• MLB Ray Lewis Second tier LB1 or excellent LB2
  • WLB/ILB Jameel McClain Minimal value at best
  • WLB/ILB Dannell Ellerbe No value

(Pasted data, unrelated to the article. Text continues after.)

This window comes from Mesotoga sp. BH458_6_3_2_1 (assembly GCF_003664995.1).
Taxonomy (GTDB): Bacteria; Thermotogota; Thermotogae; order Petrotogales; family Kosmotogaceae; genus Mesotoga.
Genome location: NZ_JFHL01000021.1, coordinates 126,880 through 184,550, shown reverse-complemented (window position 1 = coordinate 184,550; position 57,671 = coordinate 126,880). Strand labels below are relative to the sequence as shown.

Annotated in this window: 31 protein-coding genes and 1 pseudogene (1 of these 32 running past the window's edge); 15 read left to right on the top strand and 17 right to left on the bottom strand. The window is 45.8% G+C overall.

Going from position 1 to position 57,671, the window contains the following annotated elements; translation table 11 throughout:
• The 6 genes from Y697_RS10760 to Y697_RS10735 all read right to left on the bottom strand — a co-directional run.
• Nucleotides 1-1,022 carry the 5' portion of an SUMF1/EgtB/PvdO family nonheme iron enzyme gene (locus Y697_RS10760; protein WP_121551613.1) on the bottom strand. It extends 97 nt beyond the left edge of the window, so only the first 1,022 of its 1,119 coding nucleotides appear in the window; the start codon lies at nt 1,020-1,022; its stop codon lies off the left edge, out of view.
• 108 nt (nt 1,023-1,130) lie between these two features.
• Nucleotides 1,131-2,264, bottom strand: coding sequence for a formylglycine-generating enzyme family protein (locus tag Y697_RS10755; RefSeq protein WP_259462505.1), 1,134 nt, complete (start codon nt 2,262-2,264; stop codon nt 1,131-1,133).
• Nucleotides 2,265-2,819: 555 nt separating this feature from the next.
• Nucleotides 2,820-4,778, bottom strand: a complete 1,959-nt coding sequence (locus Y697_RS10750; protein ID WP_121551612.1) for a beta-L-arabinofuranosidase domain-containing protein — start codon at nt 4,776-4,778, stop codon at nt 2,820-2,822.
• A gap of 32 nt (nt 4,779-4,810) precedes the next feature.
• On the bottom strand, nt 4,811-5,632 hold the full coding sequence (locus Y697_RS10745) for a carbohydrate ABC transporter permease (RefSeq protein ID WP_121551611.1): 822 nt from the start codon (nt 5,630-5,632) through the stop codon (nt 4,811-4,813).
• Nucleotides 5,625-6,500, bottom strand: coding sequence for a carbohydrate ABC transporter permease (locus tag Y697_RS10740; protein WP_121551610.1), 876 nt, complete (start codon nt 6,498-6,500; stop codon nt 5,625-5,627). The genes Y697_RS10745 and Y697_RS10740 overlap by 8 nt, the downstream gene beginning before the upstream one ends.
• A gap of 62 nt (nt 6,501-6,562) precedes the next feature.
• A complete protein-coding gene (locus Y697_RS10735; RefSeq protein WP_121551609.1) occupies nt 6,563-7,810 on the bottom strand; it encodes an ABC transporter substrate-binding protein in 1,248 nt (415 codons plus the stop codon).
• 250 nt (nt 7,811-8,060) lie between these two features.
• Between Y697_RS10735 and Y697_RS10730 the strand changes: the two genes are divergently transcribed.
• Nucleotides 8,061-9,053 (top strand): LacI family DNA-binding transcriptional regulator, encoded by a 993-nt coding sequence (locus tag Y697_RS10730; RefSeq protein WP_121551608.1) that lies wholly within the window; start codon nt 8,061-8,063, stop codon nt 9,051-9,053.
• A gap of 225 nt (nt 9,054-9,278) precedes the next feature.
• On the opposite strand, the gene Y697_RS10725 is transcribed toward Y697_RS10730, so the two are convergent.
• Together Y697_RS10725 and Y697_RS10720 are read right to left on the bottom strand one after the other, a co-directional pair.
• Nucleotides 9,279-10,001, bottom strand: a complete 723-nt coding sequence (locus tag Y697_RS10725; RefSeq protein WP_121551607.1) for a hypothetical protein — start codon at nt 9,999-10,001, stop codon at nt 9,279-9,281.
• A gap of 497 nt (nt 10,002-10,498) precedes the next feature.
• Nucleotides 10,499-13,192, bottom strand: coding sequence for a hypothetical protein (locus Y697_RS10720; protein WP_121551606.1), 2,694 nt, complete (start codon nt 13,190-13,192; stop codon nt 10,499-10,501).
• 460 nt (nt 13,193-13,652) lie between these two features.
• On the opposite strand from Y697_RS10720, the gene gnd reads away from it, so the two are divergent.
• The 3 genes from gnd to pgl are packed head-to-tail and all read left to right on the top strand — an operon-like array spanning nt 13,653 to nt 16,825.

• ILB Brendan Ayanbadejo Injury sleeper at best
  • OLB Paul Kruger Possible depth in leagues that emphasize big plays
  • OLB Sergio Kindle No value
  • Defensive Backs